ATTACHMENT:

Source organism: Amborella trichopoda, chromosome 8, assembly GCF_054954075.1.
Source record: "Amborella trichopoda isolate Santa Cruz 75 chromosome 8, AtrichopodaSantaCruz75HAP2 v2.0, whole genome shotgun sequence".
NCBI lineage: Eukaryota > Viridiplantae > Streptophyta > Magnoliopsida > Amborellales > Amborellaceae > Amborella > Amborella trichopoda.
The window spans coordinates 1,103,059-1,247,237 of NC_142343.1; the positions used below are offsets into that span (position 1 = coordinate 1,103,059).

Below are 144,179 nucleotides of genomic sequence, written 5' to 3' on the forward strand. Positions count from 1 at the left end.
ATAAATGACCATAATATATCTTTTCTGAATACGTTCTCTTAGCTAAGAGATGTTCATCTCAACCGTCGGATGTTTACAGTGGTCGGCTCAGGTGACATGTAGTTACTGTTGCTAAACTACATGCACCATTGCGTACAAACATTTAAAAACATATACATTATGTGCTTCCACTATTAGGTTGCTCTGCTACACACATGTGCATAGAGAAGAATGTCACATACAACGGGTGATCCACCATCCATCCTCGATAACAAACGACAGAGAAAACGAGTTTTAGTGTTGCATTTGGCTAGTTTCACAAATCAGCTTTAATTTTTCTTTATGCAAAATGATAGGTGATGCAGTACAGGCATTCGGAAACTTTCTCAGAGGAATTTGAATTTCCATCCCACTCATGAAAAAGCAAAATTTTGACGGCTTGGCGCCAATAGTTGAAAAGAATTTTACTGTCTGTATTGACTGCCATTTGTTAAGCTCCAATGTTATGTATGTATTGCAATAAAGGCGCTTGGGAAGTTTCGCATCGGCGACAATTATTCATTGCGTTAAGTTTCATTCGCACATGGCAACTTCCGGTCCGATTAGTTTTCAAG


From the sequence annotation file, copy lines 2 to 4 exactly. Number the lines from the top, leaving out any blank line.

Source record: "Amborella trichopoda isolate Santa Cruz 75 chromosome 8, AtrichopodaSantaCruz75HAP2 v2.0, whole genome shotgun sequence".
NCBI lineage: Eukaryota > Viridiplantae > Streptophyta > Magnoliopsida > Amborellales > Amborellaceae > Amborella > Amborella trichopoda.
The window spans coordinates 1,103,059-1,247,237 of NC_142343.1; the positions used below are offsets into that span (position 1 = coordinate 1,103,059).